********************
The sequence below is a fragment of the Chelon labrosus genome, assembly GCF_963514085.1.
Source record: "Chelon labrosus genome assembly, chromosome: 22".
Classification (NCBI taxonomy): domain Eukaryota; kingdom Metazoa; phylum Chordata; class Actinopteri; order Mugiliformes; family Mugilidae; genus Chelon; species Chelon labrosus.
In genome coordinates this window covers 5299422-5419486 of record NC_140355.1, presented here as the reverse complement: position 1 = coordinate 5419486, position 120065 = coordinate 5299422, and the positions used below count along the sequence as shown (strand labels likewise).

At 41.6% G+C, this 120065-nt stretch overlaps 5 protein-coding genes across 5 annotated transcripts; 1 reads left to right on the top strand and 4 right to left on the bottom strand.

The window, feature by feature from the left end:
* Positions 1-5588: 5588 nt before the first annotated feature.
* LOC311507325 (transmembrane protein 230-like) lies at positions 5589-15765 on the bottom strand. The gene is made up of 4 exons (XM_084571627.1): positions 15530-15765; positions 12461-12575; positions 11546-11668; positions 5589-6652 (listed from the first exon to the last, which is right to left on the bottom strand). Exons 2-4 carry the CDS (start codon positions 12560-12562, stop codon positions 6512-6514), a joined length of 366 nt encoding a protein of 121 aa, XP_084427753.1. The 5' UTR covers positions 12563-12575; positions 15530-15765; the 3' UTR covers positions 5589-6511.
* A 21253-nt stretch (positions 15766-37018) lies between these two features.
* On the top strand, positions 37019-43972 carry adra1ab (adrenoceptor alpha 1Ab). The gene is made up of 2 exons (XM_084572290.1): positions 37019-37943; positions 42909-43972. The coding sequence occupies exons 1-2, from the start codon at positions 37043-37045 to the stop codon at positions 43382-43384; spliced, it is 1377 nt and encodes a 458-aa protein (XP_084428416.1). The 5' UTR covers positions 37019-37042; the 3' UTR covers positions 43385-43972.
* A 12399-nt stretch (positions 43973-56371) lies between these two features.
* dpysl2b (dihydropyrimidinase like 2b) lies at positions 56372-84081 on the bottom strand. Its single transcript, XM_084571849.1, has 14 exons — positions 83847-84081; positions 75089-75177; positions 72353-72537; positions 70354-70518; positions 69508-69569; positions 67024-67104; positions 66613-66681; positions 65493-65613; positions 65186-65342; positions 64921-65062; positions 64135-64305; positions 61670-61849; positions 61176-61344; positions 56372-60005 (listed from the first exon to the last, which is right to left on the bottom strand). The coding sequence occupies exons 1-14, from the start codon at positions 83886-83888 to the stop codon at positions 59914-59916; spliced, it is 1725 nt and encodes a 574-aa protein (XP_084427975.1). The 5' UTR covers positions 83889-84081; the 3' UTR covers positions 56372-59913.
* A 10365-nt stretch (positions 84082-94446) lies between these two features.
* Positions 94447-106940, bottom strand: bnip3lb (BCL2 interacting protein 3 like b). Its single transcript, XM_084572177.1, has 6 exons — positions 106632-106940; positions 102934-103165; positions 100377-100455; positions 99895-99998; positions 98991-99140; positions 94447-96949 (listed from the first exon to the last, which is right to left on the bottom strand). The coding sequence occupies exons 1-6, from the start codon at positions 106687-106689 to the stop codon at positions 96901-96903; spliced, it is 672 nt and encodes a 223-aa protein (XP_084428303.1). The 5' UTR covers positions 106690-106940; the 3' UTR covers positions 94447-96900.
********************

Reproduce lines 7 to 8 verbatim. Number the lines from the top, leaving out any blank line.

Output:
* Positions 1-5588: 5588 nt before the first annotated feature.
* LOC311507325 (transmembrane protein 230-like) lies at positions 5589-15765 on the bottom strand. The gene is made up of 4 exons (XM_084571627.1): positions 15530-15765; positions 12461-12575; positions 11546-11668; positions 5589-6652 (listed from the first exon to the last, which is right to left on the bottom strand). Exons 2-4 carry the CDS (start codon positions 12560-12562, stop codon positions 6512-6514), a joined length of 366 nt encoding a protein of 121 aa, XP_084427753.1. The 5' UTR covers positions 12563-12575; positions 15530-15765; the 3' UTR covers positions 5589-6511.